Editorial: Open meeting reform is overdue
Local government in Massachusetts depends on the efforts of volunteers, the confidence of citizens and the transparency of the public process. The state's Open Meeting Law, which requires the public's business be conducted in front of the public, is essential to all three.
But the Open Meeting Law, which dates back to the 1970s, is far from perfect. It can be confusing to volunteers, who often learn its provisions only after being caught violating them. Enforcement, which is left to district attorneys, is inconsistent: Some DAs are sticklers for compliance, while others don't seem to care. When violations are found, there are often no penalties beyond letters warning officials not to do it again.
A bill that cleared a House committee last week promises to improve the OML in several ways. It would standardize the way the OML applies to state, county and municipal bodies. It would clarify and extend the law's requirement that interviews by public bodies to fill public positions must be public. It would increase the available penalties for violating the law from $500 to $1,000.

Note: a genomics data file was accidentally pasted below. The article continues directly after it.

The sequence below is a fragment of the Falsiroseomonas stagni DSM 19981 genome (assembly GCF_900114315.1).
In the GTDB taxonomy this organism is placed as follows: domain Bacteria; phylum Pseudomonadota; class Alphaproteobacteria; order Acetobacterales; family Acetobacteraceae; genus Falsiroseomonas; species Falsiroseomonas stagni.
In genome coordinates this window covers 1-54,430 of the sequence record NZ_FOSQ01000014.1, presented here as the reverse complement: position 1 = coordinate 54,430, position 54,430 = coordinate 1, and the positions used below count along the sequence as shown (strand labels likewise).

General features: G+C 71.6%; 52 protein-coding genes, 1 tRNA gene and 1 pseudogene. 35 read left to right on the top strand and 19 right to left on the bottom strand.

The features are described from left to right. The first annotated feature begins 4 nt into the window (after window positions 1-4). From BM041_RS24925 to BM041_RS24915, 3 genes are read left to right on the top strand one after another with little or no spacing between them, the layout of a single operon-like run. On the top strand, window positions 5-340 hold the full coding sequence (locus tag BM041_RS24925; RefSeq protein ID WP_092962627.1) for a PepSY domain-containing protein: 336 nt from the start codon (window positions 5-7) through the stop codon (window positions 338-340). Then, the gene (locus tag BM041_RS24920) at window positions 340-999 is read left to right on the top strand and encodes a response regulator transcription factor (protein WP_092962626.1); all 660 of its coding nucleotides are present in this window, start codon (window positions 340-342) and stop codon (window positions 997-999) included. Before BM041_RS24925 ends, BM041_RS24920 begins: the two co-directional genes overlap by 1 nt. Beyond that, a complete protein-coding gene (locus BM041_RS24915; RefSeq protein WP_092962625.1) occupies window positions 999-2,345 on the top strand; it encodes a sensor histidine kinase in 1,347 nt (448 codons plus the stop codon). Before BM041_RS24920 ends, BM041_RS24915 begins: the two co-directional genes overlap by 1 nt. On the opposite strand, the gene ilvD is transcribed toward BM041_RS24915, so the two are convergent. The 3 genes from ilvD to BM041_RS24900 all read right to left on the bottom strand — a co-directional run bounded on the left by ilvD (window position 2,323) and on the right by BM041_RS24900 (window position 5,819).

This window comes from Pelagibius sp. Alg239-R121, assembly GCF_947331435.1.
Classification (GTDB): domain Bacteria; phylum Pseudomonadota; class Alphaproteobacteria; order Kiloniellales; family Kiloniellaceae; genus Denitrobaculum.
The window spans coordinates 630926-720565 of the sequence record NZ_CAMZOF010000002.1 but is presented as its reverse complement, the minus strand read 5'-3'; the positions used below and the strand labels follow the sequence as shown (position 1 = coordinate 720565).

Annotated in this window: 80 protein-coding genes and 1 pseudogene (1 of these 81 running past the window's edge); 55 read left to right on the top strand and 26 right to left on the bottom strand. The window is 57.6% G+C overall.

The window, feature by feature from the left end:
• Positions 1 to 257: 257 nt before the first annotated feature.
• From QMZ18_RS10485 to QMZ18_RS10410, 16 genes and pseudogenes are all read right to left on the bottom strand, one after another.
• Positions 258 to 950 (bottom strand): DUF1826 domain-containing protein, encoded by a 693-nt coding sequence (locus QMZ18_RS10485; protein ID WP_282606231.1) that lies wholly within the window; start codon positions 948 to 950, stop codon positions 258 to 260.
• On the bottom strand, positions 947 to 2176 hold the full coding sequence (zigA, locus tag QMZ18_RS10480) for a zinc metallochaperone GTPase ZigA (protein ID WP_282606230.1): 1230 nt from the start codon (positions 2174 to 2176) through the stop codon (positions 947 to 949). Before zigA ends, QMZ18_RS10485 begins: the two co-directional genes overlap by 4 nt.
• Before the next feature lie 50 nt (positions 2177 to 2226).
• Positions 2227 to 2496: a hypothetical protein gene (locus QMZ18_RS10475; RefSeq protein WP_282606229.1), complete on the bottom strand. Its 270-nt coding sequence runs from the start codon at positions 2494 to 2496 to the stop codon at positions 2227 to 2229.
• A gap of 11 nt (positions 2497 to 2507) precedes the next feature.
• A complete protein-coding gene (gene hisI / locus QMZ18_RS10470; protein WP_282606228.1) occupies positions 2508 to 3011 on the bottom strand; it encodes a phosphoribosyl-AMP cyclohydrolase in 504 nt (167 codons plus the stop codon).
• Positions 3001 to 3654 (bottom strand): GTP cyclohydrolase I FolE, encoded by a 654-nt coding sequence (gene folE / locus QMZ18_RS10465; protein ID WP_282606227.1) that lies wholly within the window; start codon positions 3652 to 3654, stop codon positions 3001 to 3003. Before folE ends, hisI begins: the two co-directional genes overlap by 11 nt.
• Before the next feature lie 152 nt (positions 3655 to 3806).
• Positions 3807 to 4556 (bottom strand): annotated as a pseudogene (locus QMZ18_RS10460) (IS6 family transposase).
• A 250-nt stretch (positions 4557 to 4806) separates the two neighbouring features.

The bill, sponsored by Rep. Antonio Cabral, D-New Bedford, would bring the OML into the 21st century, requiring that deliberations involving a quorum of a public body by e-mail, instant messaging, video conferencing or Web conferencing be reported publicly at the group's next meeting.
Most importantly, the bill would move OML jurisdiction from the district attorneys to the state attorney general. That would ensure more consistent enforcement of the law statewide. The bill would establish a Division of Open Meeting Law within the AG's office that could be an educational resource for municipal officials as well as the press. Ignorance of the law's provisions, especially in unusual circumstances, is often behind violations, and the constant churn of new members onto volunteer boards requires steady, consistent education efforts that are best handled by a single state office.
Attorney General Martha Coakley supports the bill, as does the state district attorneys' organization. Media organizations have indicated their support as well. What we need now is for the Legislature, which has pointedly exempted itself from the OML for decades, to write these overdue reforms into law.
Open government works, and updating the Open Meeting Law will help it work even better.